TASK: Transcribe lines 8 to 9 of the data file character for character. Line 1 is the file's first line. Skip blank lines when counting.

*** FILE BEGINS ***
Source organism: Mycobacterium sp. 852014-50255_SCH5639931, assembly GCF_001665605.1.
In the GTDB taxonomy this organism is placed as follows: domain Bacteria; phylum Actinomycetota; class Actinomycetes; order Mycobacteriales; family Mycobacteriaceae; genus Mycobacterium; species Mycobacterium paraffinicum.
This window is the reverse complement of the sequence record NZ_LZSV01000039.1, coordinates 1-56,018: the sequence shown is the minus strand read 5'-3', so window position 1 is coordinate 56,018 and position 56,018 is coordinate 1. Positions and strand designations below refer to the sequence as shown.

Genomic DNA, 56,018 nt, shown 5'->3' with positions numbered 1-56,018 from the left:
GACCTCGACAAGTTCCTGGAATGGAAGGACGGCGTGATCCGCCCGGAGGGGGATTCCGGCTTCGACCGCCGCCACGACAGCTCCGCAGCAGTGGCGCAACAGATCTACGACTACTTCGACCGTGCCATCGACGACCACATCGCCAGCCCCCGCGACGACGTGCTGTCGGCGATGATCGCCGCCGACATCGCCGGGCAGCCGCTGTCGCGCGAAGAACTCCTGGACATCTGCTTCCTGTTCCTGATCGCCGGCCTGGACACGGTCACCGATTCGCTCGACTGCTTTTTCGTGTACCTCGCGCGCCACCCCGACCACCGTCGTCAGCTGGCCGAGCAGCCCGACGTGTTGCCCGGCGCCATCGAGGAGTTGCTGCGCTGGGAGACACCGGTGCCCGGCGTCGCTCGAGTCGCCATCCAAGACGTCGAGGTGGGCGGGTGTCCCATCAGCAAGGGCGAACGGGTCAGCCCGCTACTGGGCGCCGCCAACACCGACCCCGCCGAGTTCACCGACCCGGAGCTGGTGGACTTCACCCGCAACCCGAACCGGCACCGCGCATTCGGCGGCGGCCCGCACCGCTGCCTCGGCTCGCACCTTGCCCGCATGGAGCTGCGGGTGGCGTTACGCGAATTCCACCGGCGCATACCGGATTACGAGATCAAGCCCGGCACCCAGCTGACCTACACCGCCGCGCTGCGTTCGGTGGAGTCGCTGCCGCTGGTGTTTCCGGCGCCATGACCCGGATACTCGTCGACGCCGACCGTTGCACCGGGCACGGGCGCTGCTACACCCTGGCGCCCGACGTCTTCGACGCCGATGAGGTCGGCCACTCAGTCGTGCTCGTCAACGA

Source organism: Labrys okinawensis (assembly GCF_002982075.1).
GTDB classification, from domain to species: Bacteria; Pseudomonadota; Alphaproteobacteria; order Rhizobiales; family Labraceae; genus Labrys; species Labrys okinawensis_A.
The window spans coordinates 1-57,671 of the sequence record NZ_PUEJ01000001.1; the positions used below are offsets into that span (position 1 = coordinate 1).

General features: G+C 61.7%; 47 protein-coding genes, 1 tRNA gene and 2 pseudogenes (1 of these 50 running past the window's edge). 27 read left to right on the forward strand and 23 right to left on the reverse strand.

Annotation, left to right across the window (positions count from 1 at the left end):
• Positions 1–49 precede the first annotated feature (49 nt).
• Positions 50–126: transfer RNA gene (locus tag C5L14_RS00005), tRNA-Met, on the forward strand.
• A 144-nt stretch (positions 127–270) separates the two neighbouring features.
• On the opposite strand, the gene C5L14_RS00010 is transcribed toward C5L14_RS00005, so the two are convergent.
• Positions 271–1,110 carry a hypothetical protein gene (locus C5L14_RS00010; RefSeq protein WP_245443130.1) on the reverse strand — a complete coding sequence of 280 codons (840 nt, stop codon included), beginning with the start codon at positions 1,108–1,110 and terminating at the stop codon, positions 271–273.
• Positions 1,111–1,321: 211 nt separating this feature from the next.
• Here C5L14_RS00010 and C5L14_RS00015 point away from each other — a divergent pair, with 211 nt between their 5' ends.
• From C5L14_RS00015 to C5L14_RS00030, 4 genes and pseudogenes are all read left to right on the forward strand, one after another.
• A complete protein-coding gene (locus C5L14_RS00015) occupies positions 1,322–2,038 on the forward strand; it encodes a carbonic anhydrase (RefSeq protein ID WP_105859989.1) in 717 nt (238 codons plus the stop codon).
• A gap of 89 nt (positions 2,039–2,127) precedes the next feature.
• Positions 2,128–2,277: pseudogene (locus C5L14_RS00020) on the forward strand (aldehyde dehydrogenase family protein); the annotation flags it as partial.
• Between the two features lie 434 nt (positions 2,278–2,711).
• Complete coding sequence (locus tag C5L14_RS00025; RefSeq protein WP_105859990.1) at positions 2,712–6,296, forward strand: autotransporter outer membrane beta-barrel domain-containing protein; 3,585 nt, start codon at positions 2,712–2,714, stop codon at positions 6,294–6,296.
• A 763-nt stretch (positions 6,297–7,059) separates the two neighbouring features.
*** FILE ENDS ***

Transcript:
The window spans coordinates 1-57,671 of the sequence record NZ_PUEJ01000001.1; the positions used below are offsets into that span (position 1 = coordinate 1).

General features: G+C 61.7%; 47 protein-coding genes, 1 tRNA gene and 2 pseudogenes (1 of these 50 running past the window's edge). 27 read left to right on the forward strand and 23 right to left on the reverse strand.